For Kant, knowledge of causation is based in the synthetic a priori. Previously, various philosophers – particularly Leibniz and Hume – tended to follow a distinction between such things as mathematics or tautological truths, and the truths we acquire through experience, perception or observation. Kantian philosophy rests on the complication of this distinction.


Kant, in contrast, holds that we must distinguish between two different variables: whether we know something a priori or a posteriori, and whether we know something as an analytic or synthetic judgment.


To know something a priori is to know it “absolutely independently of all experience and even of all impressions of the senses”, and to know it a posteriori is to know it in any other way. For example, “Every grandmother has a child” is something we can know a priori; we do not need to go out into the world and gather evidence to check if it is true. On the other hand, “Cows love eating peas” is a statement whose truth needs to be established by gathering empirical evidence, and is thus a posteriori.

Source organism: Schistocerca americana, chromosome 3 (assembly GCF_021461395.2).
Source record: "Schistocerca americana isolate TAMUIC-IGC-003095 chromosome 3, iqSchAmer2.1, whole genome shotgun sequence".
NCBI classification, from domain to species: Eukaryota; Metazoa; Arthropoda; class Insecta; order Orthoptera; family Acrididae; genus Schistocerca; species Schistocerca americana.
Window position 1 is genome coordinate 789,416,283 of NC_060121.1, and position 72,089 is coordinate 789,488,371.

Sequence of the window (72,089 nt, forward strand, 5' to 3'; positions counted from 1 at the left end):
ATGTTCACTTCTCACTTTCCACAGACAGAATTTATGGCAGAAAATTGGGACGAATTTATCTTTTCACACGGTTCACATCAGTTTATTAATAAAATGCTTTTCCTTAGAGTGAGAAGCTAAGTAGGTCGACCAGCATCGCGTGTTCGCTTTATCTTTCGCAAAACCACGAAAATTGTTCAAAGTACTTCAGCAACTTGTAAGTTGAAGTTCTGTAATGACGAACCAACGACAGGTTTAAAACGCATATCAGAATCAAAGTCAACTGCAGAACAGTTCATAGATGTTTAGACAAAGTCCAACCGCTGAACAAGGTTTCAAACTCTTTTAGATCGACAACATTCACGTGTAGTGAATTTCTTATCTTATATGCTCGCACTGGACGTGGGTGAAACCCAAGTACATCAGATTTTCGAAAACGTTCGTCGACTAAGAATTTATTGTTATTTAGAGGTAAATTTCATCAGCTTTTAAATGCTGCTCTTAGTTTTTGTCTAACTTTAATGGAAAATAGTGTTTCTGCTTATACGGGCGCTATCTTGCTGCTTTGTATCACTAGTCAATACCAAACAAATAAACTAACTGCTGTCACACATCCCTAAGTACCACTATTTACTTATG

An analytic judgment has the following form: “if the predicate B belongs to the subject A as something that is (covertly) contained in this concept A, “A is B” is analytic”. Synthetic judgments do not follow this form. For example, “Vixens are female” is an analytic judgment because being female is contained in the concept of “vixen”. “There are 15 million vixens”, on the other hand, is synthetic, as there is nothing contained in the concept of vixens that establishes there being a certain number of them.


On the Synthetic A Priori

A bust of Immanuel Kant (Friedrich Hagemann, 1801, from Wikimedia Commons.


The term ‘predicate’ is a technical way of describing the part of a sentence which says something about the subject of that sentence. For instance, in the sentence ‘the red pen’, the predicate is ‘red’. Having established this, it is clear that the distinction Kant is trying to draw by separating the analytic from the a priori is a subtle one, if it exists at all.